The Dravidian movement, for all its claim of being the fountainhead of socially progressive ideals, contributed to the consolidation of a strong Other Backward Classes (OBC) group with a patriarchal and feudalistic mindset. This group made a smooth transition to electoral politics. The main beneficiaries of this consolidation are intermediate caste groups such as Mukkulathors in the south and central districts, Vanniyars in the northern districts and Vellala Gounders in the western districts. Politics and political power in Tamil Nadu revolve around these three powerful blocks today. The landed class, which enjoys social, economic and cultural dominance, has also acquired considerable political power.

Social and political activist A. Marx is, however, of the view that the OBC consolidation cannot be attributed to the failure of the Dravidian movement. “First, a clear demarcation is essential between today’s Dravidian political parties and the Dravidian movement of the past. The failure of Marxian politics and the emergence of identity politics in the 1980s have helped caste-based politics to flourish in Tamil Nadu. Both the AIADMK and the DMK had to reorient their electoral politics with the OBCs. They cannot afford to oppose them,” he said.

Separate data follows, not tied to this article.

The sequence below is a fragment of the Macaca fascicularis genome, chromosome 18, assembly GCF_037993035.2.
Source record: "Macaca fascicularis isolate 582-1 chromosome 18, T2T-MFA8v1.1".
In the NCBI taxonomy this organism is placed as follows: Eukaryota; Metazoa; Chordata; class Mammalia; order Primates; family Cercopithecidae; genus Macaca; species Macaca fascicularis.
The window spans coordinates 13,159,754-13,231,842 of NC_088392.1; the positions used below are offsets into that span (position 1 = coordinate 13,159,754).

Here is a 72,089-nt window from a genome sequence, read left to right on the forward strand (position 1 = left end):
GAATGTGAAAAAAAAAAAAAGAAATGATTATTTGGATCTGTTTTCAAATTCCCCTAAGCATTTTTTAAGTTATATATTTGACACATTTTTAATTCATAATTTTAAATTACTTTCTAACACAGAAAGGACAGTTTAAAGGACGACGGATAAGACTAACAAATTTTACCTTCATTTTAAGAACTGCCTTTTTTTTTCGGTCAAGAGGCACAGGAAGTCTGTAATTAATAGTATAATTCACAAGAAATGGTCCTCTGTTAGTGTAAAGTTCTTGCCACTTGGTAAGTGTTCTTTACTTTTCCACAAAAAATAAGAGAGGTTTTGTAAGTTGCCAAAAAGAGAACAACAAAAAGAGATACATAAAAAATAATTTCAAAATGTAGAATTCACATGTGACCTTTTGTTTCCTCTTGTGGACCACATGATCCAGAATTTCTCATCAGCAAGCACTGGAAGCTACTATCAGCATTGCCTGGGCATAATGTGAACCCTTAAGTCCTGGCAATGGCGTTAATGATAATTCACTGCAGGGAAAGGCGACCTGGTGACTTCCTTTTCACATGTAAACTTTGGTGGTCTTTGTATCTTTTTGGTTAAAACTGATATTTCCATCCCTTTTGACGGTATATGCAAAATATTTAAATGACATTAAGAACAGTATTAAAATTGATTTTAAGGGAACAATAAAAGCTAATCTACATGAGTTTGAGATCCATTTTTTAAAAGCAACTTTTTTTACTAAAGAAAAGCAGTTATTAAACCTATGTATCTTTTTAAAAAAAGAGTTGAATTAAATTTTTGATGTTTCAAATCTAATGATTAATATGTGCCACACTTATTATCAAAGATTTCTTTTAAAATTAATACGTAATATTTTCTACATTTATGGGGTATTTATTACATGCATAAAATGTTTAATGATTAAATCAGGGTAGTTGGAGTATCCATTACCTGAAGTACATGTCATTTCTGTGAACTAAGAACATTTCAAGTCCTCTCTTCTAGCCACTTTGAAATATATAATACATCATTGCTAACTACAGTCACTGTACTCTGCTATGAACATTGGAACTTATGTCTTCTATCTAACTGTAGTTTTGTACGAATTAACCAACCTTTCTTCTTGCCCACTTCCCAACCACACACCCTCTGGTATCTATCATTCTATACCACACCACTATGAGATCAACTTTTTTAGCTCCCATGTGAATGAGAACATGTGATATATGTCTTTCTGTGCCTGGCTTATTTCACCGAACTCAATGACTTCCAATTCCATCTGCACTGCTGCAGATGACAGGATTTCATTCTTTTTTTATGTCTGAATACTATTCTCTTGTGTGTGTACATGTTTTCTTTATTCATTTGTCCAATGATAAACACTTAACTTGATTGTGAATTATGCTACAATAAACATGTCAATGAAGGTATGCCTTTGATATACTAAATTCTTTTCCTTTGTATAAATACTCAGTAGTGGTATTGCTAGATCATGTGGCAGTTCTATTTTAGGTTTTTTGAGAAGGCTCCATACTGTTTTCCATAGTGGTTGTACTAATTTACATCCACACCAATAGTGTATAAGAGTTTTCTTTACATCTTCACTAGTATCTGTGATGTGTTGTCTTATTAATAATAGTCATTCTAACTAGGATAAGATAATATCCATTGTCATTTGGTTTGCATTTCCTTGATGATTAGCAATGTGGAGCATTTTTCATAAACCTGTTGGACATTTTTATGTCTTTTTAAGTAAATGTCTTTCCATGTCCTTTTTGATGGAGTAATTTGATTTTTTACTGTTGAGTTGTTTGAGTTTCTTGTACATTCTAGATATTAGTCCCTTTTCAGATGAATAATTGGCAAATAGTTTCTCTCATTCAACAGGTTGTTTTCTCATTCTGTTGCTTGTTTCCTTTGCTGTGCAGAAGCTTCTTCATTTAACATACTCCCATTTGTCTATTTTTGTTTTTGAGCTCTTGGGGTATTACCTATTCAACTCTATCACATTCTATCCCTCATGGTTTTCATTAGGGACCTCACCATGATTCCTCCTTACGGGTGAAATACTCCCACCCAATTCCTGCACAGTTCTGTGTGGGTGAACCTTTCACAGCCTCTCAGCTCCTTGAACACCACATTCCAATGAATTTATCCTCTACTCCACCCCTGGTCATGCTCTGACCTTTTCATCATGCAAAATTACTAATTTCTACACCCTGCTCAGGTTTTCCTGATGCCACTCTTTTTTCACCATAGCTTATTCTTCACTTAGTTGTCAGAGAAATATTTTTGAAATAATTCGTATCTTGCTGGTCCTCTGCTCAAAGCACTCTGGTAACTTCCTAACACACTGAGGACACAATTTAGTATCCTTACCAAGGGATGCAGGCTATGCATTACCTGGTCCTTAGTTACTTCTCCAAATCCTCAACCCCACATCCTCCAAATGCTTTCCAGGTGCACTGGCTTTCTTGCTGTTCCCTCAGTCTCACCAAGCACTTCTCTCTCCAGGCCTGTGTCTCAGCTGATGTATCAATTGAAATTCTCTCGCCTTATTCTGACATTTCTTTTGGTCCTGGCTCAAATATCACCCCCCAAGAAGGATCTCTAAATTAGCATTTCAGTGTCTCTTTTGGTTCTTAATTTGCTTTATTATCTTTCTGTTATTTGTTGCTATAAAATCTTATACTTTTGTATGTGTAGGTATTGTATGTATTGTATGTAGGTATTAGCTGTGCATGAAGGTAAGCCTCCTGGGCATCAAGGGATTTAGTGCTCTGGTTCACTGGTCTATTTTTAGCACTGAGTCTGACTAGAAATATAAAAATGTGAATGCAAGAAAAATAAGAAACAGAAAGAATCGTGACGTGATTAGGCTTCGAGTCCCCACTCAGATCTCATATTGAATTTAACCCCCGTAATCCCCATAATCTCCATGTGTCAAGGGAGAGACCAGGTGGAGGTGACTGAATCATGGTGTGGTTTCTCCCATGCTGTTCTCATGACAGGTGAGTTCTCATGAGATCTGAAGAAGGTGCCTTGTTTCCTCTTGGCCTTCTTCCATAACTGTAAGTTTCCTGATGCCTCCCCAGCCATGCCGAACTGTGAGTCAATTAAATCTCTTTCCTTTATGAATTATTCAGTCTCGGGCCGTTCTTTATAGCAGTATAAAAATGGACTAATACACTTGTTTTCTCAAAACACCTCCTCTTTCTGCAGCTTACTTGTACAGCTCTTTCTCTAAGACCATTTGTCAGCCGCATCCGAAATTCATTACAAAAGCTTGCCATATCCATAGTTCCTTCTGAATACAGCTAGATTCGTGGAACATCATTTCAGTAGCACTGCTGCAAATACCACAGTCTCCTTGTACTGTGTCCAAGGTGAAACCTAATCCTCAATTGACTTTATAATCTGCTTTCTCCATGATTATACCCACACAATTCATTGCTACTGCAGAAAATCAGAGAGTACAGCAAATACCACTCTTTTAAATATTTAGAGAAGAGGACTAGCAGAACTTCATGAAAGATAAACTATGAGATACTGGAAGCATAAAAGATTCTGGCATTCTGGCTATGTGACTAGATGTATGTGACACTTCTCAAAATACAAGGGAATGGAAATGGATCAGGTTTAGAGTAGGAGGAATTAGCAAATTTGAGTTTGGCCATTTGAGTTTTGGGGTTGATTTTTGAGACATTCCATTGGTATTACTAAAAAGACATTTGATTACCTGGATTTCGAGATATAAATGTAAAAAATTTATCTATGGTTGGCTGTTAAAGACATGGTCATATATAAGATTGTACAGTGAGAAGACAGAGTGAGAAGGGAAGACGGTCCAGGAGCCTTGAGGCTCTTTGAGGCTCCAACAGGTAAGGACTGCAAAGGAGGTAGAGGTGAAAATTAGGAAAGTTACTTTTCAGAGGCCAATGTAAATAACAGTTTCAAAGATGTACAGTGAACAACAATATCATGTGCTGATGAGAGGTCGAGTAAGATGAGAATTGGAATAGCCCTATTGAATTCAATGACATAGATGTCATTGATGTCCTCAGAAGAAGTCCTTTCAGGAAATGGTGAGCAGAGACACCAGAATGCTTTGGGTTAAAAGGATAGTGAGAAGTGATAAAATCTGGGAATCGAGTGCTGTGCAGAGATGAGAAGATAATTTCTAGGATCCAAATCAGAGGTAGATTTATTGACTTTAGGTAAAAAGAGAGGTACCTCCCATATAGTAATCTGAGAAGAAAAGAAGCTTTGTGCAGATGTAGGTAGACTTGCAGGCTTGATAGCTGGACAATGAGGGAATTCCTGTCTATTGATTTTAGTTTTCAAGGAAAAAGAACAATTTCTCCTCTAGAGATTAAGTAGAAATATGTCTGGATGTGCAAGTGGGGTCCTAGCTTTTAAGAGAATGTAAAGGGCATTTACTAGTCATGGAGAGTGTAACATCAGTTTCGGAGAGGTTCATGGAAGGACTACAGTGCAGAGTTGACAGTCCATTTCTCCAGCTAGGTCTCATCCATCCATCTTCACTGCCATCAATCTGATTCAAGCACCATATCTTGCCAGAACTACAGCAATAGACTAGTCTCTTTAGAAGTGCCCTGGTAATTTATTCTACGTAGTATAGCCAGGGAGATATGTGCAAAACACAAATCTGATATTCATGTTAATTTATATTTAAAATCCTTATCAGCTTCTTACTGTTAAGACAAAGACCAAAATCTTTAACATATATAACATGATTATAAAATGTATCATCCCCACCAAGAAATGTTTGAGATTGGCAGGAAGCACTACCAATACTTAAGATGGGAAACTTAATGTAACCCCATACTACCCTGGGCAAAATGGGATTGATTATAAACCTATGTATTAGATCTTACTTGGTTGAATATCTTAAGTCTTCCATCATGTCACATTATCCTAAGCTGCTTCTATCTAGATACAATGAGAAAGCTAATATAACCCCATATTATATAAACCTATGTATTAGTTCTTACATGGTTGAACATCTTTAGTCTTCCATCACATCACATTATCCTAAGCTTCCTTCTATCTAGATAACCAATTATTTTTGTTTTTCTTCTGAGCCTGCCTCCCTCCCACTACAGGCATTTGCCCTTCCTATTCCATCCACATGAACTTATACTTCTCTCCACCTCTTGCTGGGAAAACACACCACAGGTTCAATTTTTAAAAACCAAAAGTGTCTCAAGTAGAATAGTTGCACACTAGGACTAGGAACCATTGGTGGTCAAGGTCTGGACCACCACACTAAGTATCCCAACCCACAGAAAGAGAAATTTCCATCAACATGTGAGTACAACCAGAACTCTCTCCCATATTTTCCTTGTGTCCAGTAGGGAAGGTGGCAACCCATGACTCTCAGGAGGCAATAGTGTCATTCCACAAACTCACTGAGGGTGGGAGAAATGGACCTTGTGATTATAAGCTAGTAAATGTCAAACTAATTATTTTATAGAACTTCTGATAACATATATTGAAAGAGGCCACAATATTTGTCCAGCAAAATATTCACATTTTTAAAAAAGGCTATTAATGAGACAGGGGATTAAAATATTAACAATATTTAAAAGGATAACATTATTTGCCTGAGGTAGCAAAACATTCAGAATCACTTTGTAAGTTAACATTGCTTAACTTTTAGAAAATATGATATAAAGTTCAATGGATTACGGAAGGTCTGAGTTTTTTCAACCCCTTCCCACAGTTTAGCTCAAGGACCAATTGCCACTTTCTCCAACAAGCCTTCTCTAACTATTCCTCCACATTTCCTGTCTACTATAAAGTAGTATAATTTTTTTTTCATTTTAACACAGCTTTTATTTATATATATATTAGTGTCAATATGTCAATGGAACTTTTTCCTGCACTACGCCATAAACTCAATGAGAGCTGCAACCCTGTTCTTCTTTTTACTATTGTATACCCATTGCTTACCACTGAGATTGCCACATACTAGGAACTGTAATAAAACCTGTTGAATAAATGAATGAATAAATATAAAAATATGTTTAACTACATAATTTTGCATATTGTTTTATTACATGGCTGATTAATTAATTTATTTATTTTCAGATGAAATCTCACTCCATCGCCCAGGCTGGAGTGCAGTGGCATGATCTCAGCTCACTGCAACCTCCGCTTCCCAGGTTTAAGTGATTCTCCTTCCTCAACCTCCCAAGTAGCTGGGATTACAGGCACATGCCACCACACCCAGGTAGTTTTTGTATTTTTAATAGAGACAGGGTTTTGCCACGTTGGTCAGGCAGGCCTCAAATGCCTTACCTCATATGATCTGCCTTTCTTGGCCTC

Marx pointed out that while the Dravidian parties were reluctant to antagonise caste-Hindu forces, the Congress boldly opposed them. “The Congress has a Gandhian tradition, which is essential for an egalitarian society. The failure of Dravidian political parties to take forward the socially progressive ideas of Gandhi and Periyar led to the OBC domination,” he said.